The Trans Canada Highway was commissioned in 1949 with the issue of the Trans Canada Highway Act as a post-WWII national unification project. Even though one of the conditions for British Columbia's joining the Canadian Confederation in 1871 was a road link to Eastern Canada, the link had so far not materialized. A railway did cross the country, but it was impossible to get from one end of canada to the other by road. Specifically, there was no road to the north of Lake Superior, and travellers had to go through the United States to the south. Similarly, road links over much of the Rocky Mountains were very poor, and again the US road system offered a more passable route.

Although the Trans Canada Highway was formally opened and dedicated in a ceremony at Rogers Pass in British Columbia on September 3, 1962, the primary route was still missing a 320 km section in Newfoundland, which was completed in 1965. The spurs mentioned above were added at later dates, with the Yellowhead being the most recent in 1986.

The Trans Canada Highway Act dictates the standards for any highways that are part of the national highway system. Specifically, all roads must be paved, and have at least two lanes. Lanes must be a minimum of 24 feet wide, and shoulders (either gravel or paved) must be at least 10 feet wide. The maximum allowable grade is six percent, curves must be less than three degrees, and stopping sight distance must be at least 600 feet. The first province to complete their section of the Highway was Saskatchewan, in 1957.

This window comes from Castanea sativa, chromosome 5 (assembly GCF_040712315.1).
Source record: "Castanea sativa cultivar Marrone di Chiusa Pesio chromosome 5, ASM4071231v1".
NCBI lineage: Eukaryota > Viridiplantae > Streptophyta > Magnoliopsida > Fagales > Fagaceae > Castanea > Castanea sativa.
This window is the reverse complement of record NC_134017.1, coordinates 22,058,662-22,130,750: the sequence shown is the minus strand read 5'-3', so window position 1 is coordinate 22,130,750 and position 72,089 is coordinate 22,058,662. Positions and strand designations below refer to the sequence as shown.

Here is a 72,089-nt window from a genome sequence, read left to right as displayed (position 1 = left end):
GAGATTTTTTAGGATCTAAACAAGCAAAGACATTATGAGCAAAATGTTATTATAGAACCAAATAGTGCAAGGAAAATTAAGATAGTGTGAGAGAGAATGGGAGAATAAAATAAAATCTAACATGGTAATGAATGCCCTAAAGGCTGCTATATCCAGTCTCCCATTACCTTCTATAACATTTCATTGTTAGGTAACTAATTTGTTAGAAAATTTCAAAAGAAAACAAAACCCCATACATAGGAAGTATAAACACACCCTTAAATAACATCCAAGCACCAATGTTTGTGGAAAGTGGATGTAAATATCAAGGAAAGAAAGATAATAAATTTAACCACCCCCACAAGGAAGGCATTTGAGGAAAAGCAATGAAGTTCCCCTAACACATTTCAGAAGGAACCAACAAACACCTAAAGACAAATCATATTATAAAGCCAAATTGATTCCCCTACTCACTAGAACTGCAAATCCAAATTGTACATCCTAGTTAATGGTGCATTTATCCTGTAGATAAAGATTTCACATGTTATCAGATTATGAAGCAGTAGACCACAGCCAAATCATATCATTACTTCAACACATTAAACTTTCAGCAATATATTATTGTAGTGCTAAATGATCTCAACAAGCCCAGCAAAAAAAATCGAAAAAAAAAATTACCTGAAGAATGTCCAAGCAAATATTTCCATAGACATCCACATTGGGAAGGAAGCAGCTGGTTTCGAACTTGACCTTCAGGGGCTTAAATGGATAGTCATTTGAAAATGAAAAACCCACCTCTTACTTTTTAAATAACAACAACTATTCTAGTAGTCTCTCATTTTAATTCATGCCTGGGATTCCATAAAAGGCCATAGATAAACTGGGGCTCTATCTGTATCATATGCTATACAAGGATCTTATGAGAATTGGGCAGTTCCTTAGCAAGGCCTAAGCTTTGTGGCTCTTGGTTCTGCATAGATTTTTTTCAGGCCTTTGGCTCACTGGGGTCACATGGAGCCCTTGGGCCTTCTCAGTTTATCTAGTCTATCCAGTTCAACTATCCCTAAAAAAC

Recommended route signage for the Trans Canada is a green rectangle, of dimensions 5:3 (aligned vertically). A white band across the top should have the words "TRANS CANADA" written in green in a clearly legible font, and a white ribbon emblem across the bottom should have the name of the province written on it in green. A large white maple leaf emblem should occupy the center of the sign, and the route number should be clearly printed in a large green font in the center of the maple leaf. A placard immediately underneath may have the designation "EAST" or "WEST", as appropriate. French may be substituted for English for any of the written text. In some provinces, you will find this sign without a route number accompanying a similarly sized sign indicating the route number, as conforms to the provincial designation for such signage.